• Media Coverage: The Atlantic 10 and ESPN renewed their deal to have eight games (selected by ESPN) televised on either ESPN or ESPN2 in each of the next two seasons. The ESPN networks are committed to broadcasting the Women’s Championship and up to 32 appearances in each of the next two seasons.

Tu Holloway Makes the XU Offense Go

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Morning Five: 08.20.10 Edition

Posted by jstevrtc on August 20th, 2010

  1. Looking for a kid to root for in two years (after a redshirt year)? Look no further than Jimmy McDonnell, now possessive of a spankin’ new basketball scholarship at Temple. Mike DeCourcy has a great summary of a young man who wasn’t even a college hoops prospect of any kind early in his high school hoops career, but became one through hard work and the help of a couple of coaches who saw something in him. He sounds like one of those first-to-arrive, last-to-leave kinds of players to us, and that’s something we can always get behind.
  2. It would be tough to root against Deandre Daniels, too, a top prospect in the 2011 class (ESPNU #28Rivals #10Scout #8 PF) who might reclassify into the 2010 class within the next 24 hours. Daniels missed a lot of school two years ago to help care for a grandfather stricken with cancer, got moved to the 2011 class, but has caught up with his original 2010 class through night classes and summer school. After decommitting from Texas for 2011, he’s got several scholly offers for this season, and Kentucky appears to have a head in front, which should surprise nobody anymore.
  3. Kansas lost a couple of players on Wednesday when C.J. Henry and Chase Buford both decided to put Lawrence in their rearview mirrors.  Buford averaged about two minutes a game over 11 appearances and decided that he wants his senior year of college to be that of a regular student. Henry, as you may recall, was a first-round draft pick of the Yankees back in 2005, received a $1.6 million bonus and had his tuition paid by the Yanks at Memphis. When brother Xavier committed to Kansas and John Calipari left for Kentucky, C.J. was released from his LOI and enrolled as a Jayhawk, redshirting his freshman year.  He’s out of baseball, and after averaging five minutes a game over 15 games last season for KU, he’s looking to continue his basketball career elsewhere.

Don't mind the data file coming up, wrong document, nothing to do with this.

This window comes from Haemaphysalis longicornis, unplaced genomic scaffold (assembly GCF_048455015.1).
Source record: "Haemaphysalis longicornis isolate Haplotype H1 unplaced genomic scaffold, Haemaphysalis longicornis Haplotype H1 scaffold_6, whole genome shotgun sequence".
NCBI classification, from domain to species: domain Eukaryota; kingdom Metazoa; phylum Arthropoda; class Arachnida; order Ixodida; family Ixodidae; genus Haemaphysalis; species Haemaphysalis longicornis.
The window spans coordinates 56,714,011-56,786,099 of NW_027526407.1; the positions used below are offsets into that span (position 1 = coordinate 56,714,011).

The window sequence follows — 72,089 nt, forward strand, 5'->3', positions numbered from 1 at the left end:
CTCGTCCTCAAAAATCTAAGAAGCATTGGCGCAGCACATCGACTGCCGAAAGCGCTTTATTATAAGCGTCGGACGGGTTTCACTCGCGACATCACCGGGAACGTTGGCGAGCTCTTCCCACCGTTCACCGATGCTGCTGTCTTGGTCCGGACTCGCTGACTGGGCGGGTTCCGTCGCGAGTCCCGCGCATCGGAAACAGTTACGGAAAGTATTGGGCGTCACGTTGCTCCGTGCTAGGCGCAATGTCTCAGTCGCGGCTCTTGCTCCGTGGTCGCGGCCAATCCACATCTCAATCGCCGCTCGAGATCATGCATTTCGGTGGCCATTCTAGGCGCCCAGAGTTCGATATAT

4. Jay Vincent, a former teammate of Magic’s on the ’79 Michigan State championship team and a nine-year NBA veteran, was indicted yesterday in an online employment scam. He and a partner were pinched for allegedly fronting a company that prepared people to inspect bank-foreclosed homes, asking applicants for money in advance for liability insurance and background checks. Turns out, no policies were bought, and no background checks were performed. The total take? Close to $2 million.
  5. After having jerseys retired in three sports in high school, Drew Shiller didn’t exactly see a college career filled with hip surgeries and long stretches on crutches and in physical therapy/rehab. After starting at San Francisco, he transferred to Stanford, but always felt limited because of his surgeries. He stuck with it, though, and in the process made two Pac-10 all-academic teams and just took his master’s degree from Stanford. Nice short profile by the San Jose Mercury News.